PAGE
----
What to Do When the Chips Are Down
I’ve been asked a number of times over the past few weeks what we should do about legacy chips. For the non-tech nerds, those are the non-cutting-edge semiconductors made with “older” designs and technologies. While these chips are dual-use in that they have military applications as well as civilian ones, most of them end up in the latter category running our computers, automobiles, and, thanks to the internet of things, our refrigerators, toasters, and heating systems. The problem is that we may be about to be buried in imports of these chips from China directly and indirectly. One explanation for that is the U.S. export controls on high end chips and manufacturing technology are pushing China to focus on the low end, but I think it’s more fundamental than that, and it’s a movie we’ve seen before. When the government allocates credit rather than the market, you inevitably get overinvestment, overcapacity, overproduction, and then global dumping, as China exports its excess production and attempts to capture market share and drive foreign competitors out of business. That has happened in steel, aluminum, wind turbines, solar panels, and is about to happen with legacy chips and electric vehicles. Coming down the road are commercial aircraft. Governments, including the United States and European Union, are thinking about what tools they have to deal with this and whether there are new ones they need to put in place.
Currently, the United States has three tools it can use to combat this tactic, and none of them are short. If any action is ultimately taken, it will more likely be in 2025 than this year. The first is to treat this as a traditional dumping and subsidy problem. To prevail, you have to prove that the offense has occurred, and that you have been injured by it. The remedy is a tariff in the amount of dumping or subsidy. While this is the logical approach legally, there are problems with it. Filing a case is expensive, and the investigation usually takes a year or more. A bigger issue for chips, however, is these laws are designed to combat imported items, but many more chips enter the country as part of a different end product—car or computer, for example—than as chips. In such cases, the subsidized import is the car, not just the chips in it. Complaints can still be brought (if a part or component is subsidized, the end product benefited from the subsidy as well) but they must be brought by the affected industry—in this example autos, not chip manufacturers. Since many of the chips in question cost only pennies per unit, the amount of the subsidy will only be a small percentage of the car’s price, making it a less effective remedy.
Another approach is Section 232 of the Trade Expansion Act of 1962, which permits the president to take trade actions to protect our national security. Former president Trump used this law to impose tariffs on steel and aluminum, which shrouded the provision in controversy. The U.S. has lost World Trade Organization (WTO) cases on its use of the provision and will continue to do so. The process is a bit less than a year, the shortest of the three options, but still long. If substance matters, use of the provision is complicated because it is often hard to agree on what constitutes a national security threat. Many experts disagreed with the steel and aluminum decisions on the merits, and a decision on legacy chips would likely produce the same disagreement. There would also be debate over the negative economic impact if chip imports were banned or had high tariffs attached.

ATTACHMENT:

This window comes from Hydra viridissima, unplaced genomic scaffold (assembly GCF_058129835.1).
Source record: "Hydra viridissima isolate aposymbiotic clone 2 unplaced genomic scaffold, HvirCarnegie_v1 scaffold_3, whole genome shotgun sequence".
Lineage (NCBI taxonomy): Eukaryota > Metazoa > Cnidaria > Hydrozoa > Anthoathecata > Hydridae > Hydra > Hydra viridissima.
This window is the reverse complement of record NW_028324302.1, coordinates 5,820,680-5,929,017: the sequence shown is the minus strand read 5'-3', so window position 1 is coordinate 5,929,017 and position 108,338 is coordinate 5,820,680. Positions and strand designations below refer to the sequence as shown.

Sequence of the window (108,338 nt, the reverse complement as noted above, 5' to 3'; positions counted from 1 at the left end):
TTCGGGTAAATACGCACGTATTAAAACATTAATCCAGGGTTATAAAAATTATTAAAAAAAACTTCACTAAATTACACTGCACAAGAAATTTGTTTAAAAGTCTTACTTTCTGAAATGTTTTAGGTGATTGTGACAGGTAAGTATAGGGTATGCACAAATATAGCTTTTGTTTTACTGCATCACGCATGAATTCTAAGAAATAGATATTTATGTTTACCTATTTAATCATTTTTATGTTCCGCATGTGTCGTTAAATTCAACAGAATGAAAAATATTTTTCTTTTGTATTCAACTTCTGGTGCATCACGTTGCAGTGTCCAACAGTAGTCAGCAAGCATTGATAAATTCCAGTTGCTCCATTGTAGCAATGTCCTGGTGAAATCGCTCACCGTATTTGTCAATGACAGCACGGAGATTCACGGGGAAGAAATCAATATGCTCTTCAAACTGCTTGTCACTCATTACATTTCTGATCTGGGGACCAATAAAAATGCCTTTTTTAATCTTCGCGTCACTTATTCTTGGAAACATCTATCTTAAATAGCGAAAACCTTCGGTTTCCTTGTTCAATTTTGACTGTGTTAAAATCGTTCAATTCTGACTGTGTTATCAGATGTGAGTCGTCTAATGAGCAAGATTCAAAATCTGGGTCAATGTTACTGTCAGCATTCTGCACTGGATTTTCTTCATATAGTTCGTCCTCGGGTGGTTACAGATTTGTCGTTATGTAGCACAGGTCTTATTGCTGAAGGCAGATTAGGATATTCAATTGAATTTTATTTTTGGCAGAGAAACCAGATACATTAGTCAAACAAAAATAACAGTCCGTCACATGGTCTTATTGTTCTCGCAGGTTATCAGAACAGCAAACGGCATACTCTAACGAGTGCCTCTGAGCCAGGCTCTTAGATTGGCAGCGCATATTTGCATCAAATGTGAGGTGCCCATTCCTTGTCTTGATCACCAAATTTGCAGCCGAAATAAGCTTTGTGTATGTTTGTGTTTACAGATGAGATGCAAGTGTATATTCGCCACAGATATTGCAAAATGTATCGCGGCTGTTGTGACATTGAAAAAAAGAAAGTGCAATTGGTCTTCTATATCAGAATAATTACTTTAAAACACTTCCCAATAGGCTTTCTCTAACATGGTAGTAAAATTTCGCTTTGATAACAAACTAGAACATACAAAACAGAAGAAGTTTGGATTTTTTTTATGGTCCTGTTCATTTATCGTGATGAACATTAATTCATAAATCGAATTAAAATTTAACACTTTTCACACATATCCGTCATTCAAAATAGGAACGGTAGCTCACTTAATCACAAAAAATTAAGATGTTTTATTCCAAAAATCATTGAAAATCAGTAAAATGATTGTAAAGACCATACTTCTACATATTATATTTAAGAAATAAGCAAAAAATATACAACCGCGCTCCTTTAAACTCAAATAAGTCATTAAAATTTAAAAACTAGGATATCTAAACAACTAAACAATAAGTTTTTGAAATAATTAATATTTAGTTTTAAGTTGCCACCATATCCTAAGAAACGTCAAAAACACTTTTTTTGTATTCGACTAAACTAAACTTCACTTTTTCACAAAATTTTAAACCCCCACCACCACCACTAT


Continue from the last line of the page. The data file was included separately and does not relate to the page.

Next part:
Finally, we have the all-purpose trade statute—Section 301 of the Trade Act of 1974, which authorizes presidential action against unfair or unjustifiable acts after a 12-month investigation by the U.S. Trade Representative (USTR). This provision was largely dormant from 1994 to 2018 because the United States had agreed in the Uruguay Round to only use it in conjunction with a favorable WTO panel decision. Trump ignored that commitment and revived it to justify extensive tariffs on Chinese imports, which the Biden administration has not removed. That use of the provision has also led to unfavorable WTO outcomes. USTR seems to have some affection for this provision, but it has not yet taken any new actions.
While these tools have provided relief to various sectors in the past, there are two problems with them when it comes to chips. First is the problem mentioned above—legacy chips most often enter the country as components of a different product. Tariffs solely on chip imports would have a limited impact, while tariffs or other limits on imports of the many products that contain them would have a significant inflationary impact on the economy. Second, as in the case of steel, our tools are unilateral while the basic problems of over-capacity and over-production are multilateral. Restraining imports into the United States is like squeezing a balloon—the imports simply pop up somewhere else, which means China does not pay a price for its policy. However, producing a multilateral action plan when there are few producers is difficult. Asking a country that does not make chips to impose tariffs on them in the interest of countering Chinese policy will only produce an eye roll. We would be asking them to raise costs to their manufacturers in order to accommodate our companies’ interests. Not likely to happen.
Make no mistake: this is a serious problem with long-term consequences for the global economy, but dealing with it effectively will be a lot more difficult than people think.
William Reinsch holds the Scholl Chair in International Business at the Center for Strategic and International Studies in Washington, D.C.